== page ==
The Text of the New Testament is a brief introduction for the lay person into the process whereby the New Testament came to be. It describes the basics of ancient writing tools, manuscripts, the work of scribes, and how to think about differences in what the various manuscripts say. This is a revised and expanded edition with a completely new chapter on how contemporary English translations fit in with our understanding of the New Testament text. Geared to the lay person who is uninformed or confused about textual criticism, Greenlee begins this volume by explaining the production of ancient manuscripts. He then traces the history of the development of the New Testament text. Readers are next introduced to the basic principles of textual criticism, the concept of variant readings, and how to determine which variant has the greatest likelihood of being the original reading. To illustrate the basic principles, several sample New Testament texts are examined. The book concludes by putting textual criticism in perspective as involving only a minute portion of the entire New Testament text, the bulk of which is indisputably attested by the manuscripts.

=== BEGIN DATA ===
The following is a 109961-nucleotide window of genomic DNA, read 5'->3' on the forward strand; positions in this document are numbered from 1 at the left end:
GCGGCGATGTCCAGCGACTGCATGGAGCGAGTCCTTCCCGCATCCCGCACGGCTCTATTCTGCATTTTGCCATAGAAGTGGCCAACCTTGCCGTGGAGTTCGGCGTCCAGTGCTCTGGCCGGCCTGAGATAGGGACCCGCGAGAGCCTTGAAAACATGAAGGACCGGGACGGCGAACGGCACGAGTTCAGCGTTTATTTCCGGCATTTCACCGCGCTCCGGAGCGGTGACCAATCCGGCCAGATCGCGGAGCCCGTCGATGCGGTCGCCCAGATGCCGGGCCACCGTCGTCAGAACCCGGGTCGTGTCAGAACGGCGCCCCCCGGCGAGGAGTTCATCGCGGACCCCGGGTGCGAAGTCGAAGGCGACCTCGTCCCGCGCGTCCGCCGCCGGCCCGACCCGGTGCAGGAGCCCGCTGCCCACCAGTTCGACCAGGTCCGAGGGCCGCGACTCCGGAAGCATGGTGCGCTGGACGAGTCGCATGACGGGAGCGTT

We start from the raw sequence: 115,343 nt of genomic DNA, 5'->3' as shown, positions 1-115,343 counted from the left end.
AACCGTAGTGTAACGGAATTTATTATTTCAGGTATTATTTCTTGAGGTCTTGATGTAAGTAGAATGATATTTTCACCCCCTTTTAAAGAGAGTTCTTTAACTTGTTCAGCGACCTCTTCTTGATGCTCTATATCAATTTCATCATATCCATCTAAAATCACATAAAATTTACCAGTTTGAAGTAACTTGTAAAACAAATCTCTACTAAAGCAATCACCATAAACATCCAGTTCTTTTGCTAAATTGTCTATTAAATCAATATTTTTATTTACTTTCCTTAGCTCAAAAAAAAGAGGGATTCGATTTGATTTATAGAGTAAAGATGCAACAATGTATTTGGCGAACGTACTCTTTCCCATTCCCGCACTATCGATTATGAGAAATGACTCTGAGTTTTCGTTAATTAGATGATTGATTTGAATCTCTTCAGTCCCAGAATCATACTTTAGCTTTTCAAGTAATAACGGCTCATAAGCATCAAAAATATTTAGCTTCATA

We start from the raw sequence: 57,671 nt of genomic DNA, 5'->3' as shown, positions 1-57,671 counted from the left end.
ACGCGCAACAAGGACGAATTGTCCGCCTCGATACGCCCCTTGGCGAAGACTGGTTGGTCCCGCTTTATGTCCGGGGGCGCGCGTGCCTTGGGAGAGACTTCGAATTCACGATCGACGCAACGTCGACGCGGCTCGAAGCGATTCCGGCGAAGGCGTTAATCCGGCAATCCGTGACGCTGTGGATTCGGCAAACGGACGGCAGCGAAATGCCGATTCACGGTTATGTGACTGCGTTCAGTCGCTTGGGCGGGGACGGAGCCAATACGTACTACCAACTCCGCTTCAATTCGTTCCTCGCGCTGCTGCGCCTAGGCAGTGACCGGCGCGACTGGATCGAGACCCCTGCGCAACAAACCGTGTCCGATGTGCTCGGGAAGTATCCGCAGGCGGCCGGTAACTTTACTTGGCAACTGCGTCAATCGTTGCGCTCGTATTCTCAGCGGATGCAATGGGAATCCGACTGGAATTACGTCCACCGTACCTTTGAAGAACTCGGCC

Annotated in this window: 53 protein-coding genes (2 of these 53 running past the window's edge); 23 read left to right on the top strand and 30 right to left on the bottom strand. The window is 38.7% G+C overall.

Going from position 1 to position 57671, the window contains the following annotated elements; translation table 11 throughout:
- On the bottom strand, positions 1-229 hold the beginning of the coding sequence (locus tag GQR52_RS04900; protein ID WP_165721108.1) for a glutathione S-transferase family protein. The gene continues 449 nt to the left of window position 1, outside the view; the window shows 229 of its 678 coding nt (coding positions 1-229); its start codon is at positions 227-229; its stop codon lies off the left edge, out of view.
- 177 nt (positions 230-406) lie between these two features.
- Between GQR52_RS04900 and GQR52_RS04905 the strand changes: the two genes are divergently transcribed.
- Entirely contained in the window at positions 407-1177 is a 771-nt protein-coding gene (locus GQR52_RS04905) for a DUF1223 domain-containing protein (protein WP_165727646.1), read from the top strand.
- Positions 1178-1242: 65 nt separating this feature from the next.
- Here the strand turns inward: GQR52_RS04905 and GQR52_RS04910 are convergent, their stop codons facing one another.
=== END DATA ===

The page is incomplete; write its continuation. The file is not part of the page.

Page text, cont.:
J. Harold Greenlee
Prior to his retirement, J. Harold Greenlee was professor of New Testament Greek, a missionary with OMS International, and an International Translation Consultant with Wycliffe Bible Translators. He is also the author of Introduction to New Testament Textual Criticism and A Concise Exegetical Grammar of New Testament Greek.
'Frequently, this most important aspect of the New Testament is ignored. However, to rightly interpret the New Testament every student should be familiar with the insights presented by Greenlee. In the latter part of the book Dr Mark House has updated chapters 6, 8 and written chapter 9. Greenlee has taken a very complex issue and presented it in clear straightforward terms. His balanced judgment is evident throughout. This text is excellent for an introduction to the subject, it is scholarly based, soundly balanced and challenging. Worthwhile, it is as an introductory window into a very important subject.'
- Theological Book Review
'This is one of the clearest expositions of the science of textual criticism one is likely to find. A thorough revision of an earlier work entitled Scribes, Scrolls and Scripture (Eerdmans, 1985), this small volume traces the history of writing, book-making, the various types of materials (papyrus, parchment, paper) and their implications for biblical manuscripts, the work of the scribes and copyists, the art of textual criticism, and the work of translation. Written for a lay audience, it combines sound scholarship with an explanatory style that makes it ideal as a resource for introductory courses on the New Testament or as informative reading for anyone interested in this important aspect of the biblical literature.'
- The Bible Today